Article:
The one in which Harry: takes a case in which women who commit suicide are actually being murdered; finds an old acquaintance from book 1 with a group of witches; begins to suspect his brother of being a serial killer; uses his new and improved shield bracelet, which is pretty bad-ass; uses Little Chicago for some seriously cool surveillance; runs into Elaine… again; gets shot in the back; has a flashback to a ghoul attack at Luccio’s Warden Boot Camp in New Mexico; soul gazes Helen Beckitt and sees her daughter’s death; scares the shit out of his apprentice, Molly Carpenter, who keeps veiling herself and following him; mounts a pretty ballsy assault on the White Court; saves Lara Raith’s life; loses the shade of Lasciel, which (whom?) he had dubbed Lash; surrenders Lasciel’s coin to Father Forthill; follows Thomas and learns the secret of his feeding and source of income… aaand pokes a bit of fun.
“Do all wizards whine this much?” ~Murphy
‘We fled. I’m not too manly to admit it. We scampered, retreated, vamoosed, amscrayed.’
‘I hate it when the real world ignores a perfectly logical, rational assumption.’
‘I carefully did not lose my temper and barbecue her stupid face right then and there.’
‘I screamed in order to summon up my primal reserves and to intimidate Madrigal into missing me and definitely not because I was terrified.’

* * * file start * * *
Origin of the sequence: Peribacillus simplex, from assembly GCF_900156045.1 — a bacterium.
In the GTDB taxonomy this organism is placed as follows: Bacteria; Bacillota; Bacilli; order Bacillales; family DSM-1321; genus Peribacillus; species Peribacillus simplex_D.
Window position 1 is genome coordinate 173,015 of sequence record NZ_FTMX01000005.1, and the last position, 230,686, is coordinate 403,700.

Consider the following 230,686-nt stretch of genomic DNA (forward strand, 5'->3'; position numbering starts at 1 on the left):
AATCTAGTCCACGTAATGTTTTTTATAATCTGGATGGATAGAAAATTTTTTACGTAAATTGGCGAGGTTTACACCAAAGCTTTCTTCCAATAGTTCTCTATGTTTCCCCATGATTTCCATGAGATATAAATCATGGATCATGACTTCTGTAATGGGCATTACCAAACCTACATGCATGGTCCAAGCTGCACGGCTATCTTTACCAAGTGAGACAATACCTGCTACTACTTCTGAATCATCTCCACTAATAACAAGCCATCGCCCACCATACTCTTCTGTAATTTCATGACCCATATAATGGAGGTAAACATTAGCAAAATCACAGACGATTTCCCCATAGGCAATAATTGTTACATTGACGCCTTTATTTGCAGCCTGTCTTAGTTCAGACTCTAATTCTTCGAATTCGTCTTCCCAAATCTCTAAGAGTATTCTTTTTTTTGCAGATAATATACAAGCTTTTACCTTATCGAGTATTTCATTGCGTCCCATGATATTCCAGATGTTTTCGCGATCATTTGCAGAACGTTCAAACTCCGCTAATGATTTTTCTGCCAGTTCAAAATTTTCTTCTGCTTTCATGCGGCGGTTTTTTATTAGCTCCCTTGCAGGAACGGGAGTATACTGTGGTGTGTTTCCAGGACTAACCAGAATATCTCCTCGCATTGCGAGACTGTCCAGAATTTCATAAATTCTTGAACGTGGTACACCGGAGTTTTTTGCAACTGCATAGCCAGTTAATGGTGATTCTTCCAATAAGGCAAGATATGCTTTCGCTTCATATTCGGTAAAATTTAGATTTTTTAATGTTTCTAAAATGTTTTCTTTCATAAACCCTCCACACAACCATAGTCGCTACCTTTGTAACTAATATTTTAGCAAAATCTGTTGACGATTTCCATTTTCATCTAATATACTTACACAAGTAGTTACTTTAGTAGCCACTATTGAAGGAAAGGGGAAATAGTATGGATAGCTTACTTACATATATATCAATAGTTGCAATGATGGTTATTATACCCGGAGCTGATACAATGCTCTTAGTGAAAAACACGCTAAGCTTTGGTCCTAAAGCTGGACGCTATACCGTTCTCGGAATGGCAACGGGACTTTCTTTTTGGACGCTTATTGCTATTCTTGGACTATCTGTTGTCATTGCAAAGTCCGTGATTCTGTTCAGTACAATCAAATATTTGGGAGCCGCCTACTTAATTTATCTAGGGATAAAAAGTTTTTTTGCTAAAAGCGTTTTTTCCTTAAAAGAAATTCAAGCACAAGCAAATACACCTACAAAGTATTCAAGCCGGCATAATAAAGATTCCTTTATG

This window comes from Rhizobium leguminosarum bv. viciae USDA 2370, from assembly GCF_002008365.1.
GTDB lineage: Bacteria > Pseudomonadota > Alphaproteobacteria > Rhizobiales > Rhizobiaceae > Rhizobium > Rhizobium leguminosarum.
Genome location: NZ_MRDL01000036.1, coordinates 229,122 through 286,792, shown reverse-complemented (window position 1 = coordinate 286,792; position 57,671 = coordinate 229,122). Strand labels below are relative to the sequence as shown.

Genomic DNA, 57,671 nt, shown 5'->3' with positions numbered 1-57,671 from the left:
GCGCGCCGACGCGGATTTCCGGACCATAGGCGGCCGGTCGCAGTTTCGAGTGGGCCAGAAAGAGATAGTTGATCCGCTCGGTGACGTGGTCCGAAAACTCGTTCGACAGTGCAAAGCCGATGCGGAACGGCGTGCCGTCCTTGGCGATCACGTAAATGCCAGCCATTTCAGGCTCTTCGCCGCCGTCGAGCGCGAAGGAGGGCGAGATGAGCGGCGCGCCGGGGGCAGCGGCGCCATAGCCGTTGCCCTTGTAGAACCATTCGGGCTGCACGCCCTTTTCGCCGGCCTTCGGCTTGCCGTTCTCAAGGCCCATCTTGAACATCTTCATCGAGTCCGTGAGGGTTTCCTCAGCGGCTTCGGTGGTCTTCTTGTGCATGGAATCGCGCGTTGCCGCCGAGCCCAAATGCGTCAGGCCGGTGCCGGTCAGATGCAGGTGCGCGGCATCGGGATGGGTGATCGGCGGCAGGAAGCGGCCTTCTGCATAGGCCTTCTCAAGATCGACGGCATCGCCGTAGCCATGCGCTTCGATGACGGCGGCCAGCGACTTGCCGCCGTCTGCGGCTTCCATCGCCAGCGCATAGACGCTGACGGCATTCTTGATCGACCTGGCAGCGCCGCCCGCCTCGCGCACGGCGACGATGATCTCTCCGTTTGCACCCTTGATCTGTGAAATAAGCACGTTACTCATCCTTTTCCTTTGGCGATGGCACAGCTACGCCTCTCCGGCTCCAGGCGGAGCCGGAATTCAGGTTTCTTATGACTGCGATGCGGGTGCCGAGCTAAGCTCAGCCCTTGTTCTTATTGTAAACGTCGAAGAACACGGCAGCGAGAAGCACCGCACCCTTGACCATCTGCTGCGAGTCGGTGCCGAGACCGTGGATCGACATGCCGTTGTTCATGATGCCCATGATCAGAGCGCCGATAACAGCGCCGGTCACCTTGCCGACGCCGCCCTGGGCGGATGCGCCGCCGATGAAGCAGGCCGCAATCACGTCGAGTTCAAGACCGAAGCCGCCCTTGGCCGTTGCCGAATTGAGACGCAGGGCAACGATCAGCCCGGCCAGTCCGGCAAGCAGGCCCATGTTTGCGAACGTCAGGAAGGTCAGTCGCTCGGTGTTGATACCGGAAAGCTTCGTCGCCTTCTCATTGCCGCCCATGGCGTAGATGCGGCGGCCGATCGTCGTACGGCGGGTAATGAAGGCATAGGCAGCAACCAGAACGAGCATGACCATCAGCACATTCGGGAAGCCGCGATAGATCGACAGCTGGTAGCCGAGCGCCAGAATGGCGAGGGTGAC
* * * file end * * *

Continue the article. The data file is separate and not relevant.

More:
“Who’s a grumpy wizard in the morning?” ~Carlos to Harry
“I. Am not. Yoda!” ~Harry to Molly
“My mouth is partially paralyzed. It makes it hard for me to read. He’s here to help me with the big words. Tell me if I’m supposed to push or pull on doors, that kind of thing.” ~Harry talking to security guard about Mouse
“I’d been planning the little ball-of-face-melty-sunshine thing for awhile now.” ~Harry to Murphy
‘Murph sat beside me, not saying anything, not accusing me of anything, she just sat with me. Friends do that.’
‘Dammit, Harry, ignore your penis before it gets you killed.’ ~Harry to self
“Tonight you will be visited by three spirits. The ghosts of indictments of past, present, and future. They will teach you the true meaning of ‘you are still a scumbag criminal’.” ~Harry to Marcone
Check out my other Dresden Files reviews:
4 thoughts on “Review: ‘White Night’ by Jim Butcher (audio)”
Another awesome review! Your review might be a long one and yet there is still so much story left to be told.
Thanks for the recap!
Now get on those last 3 and post the reviews so I don’t have to do a reread before Ghost Story. 😛
I am doing my best to do just that! I just need to not be a wuss and get the bloody reviews written as I go. *nod*
That’s exactly why I like reading P’s Dresden reviews too, H! Makes it very handy since I’m still rereading aSoIaF!
Also, this one does have to be one of the best Dresden novels IMO.
Yeah, one reason I get so detailed in my ‘reviews’ is because I’m mostly writing them for myself, to remind me of what I’ve been reading. Glad it’s helping you guys catch up on the series before the big release next week! :o)